NEW YORK (Reuters) - A federal judge on Monday ruled against an effort by the U.S. Federal Reserve to block disclosure of companies that participated in and securities covered by a series of emergency funding programs as the global credit crisis began to intensify.
In a 47-page opinion, Chief District Judge Loretta Preska of the federal court in Manhattan said the central bank failed to show that disclosure would cause borrowers in the Federal Reserve System to suffer "imminent competitive harm," by stigmatizing them for using Fed lending programs.
"The board essentially speculates on how a borrower might enter a downward spiral of financial instability if its participation in the Federal Reserve lending programs were to be disclosed," she wrote. "Conjecture, without evidence of imminent harm, simply fails to meet the board's burden."
Monday's ruling comes as lawmakers and investors demand greater disclosure in how the government manages a series of programs designed to lift the economy out of its deepest recession in decades.
How did this ever get to the point the Fed Reserve would feel able to make disclosure demands of their own to our government. Who do they think they are???
A PRIMER ON MONEY
COMMITTEE ON BANKING AND CURRENCY HOUSE OF REPRESENTATIVES
WRIGHT PATMAN Chairman 1964
......In mid-August of 1950, however, the Federal Reserve raised the discount rate and short-term Treasury bills jumped toward 11/2 percent, although there were requests from the Secretary of the Treasury and the President for the System to continue a low-rate policy. It was later revealed by testimony of some of the Federal Reserve officials to committees of Congress that the Open Market Committee had held a meeting on August 18 and decided not only t o raise the discount rate, but to "go their own way" on the Government longer term bond rate as well, despite what the President, the Secretary of the Treasury, and the head of the Office of Defense Mobilization might do....
Since the signing of the so-called accord, in March of 1951, this event has been widely interpreted as an understanding, reached between the Treasury and the Federal Reserve, that the Federal Reserve would henceforth be "independent." It would no longer " peg Government bond prices. It would raise or lower interest rates as it might see fit, as a means of trying to prevent inflation or deflation. These are understandings which have been grafted onto the accord over the years. Certainly, no such understandings were universal at the time the accord was signed. ....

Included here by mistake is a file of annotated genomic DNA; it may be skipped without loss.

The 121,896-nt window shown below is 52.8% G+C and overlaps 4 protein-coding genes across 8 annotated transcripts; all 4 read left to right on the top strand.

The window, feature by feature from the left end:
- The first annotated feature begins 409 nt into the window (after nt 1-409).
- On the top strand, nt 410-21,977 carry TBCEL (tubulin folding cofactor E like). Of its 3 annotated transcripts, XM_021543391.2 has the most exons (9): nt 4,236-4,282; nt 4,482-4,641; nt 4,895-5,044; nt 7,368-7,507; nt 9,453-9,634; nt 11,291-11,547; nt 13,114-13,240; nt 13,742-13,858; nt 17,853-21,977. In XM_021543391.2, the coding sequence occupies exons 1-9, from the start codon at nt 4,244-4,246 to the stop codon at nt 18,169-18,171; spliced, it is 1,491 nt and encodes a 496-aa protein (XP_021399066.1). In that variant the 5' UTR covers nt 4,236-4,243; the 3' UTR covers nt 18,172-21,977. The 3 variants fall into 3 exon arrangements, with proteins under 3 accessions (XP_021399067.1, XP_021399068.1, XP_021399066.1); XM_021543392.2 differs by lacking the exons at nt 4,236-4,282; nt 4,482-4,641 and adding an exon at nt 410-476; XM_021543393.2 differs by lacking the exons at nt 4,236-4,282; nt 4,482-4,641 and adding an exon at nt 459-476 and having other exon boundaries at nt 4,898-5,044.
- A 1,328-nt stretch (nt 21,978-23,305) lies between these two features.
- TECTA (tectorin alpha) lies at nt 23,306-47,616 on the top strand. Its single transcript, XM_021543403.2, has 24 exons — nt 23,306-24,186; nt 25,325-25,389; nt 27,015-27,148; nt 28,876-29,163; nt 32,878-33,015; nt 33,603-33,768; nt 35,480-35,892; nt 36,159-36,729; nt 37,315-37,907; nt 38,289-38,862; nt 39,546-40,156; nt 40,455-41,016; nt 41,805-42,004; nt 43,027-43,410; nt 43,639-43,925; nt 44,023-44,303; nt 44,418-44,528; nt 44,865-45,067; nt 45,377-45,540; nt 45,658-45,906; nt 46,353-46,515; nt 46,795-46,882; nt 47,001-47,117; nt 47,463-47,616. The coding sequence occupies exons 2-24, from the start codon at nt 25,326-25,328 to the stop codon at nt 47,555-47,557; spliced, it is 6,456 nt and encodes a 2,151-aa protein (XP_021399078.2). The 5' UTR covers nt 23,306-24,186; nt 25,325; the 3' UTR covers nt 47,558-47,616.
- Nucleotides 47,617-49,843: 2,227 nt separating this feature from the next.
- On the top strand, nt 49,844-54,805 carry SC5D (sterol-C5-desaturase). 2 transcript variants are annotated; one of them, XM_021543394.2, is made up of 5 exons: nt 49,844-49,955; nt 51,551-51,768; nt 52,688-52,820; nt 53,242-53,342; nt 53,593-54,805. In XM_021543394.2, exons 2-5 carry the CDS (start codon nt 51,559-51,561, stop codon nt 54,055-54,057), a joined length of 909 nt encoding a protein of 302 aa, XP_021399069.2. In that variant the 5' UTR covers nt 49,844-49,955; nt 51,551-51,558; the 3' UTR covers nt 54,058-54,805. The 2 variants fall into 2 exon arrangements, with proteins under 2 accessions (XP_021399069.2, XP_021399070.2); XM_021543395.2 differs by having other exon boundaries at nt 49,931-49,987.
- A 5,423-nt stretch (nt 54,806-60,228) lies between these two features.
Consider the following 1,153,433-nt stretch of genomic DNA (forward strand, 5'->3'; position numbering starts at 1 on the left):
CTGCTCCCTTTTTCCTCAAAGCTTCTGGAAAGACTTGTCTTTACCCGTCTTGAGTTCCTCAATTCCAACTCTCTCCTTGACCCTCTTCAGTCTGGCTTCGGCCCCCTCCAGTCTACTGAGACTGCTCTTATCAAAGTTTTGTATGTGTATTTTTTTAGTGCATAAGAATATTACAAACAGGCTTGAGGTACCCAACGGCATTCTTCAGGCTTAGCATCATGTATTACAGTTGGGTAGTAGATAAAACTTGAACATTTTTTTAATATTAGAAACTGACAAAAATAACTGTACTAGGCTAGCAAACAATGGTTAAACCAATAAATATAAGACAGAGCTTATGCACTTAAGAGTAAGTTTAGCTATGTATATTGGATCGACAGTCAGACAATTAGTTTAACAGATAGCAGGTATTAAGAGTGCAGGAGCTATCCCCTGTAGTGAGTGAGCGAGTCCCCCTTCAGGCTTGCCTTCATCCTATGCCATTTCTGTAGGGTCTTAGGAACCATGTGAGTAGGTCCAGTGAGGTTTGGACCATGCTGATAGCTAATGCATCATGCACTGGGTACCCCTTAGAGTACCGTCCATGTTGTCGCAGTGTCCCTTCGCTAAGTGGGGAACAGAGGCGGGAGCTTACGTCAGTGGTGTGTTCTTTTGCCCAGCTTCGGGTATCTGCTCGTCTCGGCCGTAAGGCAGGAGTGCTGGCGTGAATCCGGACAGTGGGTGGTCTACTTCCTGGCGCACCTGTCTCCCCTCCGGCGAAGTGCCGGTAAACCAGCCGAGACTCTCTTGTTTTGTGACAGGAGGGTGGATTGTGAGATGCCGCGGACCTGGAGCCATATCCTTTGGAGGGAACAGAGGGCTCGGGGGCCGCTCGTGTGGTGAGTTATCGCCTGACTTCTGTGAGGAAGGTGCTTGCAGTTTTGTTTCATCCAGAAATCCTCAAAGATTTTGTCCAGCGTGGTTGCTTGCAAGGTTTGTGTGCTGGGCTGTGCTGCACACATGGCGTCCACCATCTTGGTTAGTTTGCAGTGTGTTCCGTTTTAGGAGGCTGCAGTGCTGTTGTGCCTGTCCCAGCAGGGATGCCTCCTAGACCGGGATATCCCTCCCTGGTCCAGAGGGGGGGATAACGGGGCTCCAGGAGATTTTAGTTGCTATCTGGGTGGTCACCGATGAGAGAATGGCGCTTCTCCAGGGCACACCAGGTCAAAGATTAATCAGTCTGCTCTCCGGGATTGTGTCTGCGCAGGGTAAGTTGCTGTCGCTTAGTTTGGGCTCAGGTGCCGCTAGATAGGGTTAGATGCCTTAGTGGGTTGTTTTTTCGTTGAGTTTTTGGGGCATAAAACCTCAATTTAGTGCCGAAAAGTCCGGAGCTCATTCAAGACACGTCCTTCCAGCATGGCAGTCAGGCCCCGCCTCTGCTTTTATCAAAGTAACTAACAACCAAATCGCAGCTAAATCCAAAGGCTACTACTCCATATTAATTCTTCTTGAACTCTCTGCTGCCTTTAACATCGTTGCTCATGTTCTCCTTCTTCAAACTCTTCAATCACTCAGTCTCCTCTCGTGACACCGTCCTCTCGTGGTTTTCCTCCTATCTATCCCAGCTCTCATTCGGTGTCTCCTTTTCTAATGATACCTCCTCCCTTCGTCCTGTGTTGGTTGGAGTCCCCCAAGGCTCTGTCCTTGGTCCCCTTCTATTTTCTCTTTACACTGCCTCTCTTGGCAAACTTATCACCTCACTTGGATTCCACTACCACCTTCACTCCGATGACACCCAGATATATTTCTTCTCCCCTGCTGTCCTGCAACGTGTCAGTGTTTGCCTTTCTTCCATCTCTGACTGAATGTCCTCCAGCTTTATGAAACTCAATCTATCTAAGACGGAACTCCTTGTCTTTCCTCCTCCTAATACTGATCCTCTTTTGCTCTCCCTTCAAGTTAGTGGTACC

At the end of 1951, then, the Federal Reserve had both self-proclaimed independence, as a result of the accord, and an operational policy which aimed at maximum credit effects through minimum changes in interest rates..... the Federal Reserve people were quite sure that they could do a better job of running the country than the President, and with only slight increases in interest rates. ...
It then added another string to its bow- the “bills only" policy. ... Henceforth when the Treasury issued bonds or medium-term securities, it was to dump these issues on the market and watch the natural consequences-first a drop in bond prices, then a gradual recovery as the market absorbed the bonds. Any private rigging or manipulations of the market were to go without interference from the Federal Reserve, as were any speculative booms or panics short of a "disorderly" market. The “bil1s-only” policy had only one reservation: The Federal Reserve would buy long-term bonds in the event that the Open Market Committee made a findings that the market was disorderly. [ full details starting on pg 103]
The [Eisenhower ] administration announced at the outset that it would re1y on monetary policy exclusive1y for its economic regulation and would respect the complete independence of the Federal Reserve to carry out these policies as it saw fit .....
Thirteen years have now passed since the accord and the liberation of the Federal Reserve. What have been the results? The major result is shockingly obvious. Interest rates have climbed steadily, with slight interruptions, during the entire post accord period. (See table 3.) The period has been marked, then, by a continual shift of income to the banks, other major financial institutions, and individuals with significant interest income. The rest of the country provided this income........
Another result of post accord monetary policy is that the U.S. economy has unwittingly become a low investment economy... The Federal Reserve has chosen the high interest, slower growth option for this country.
Originally posted by Ex_MislTech
reply to post by David9176
Star and Flag of course.
It is good to see the Thieves in nice clothes not being teflon dons for once.
The audit the Fed bill passed the house, if they can just get it by
the lobbyist lackeys in the Senate now.
She gave the Fed five days to turn over documents it told the reporters it located, including 231 pages of reports, and said it must look for more at the Federal Reserve Bank of New York, which runs most of the loan programs.
The Federal Reserve is regarded as a quasi-public banking system, since it has aspects of both a government run system and private enterprise.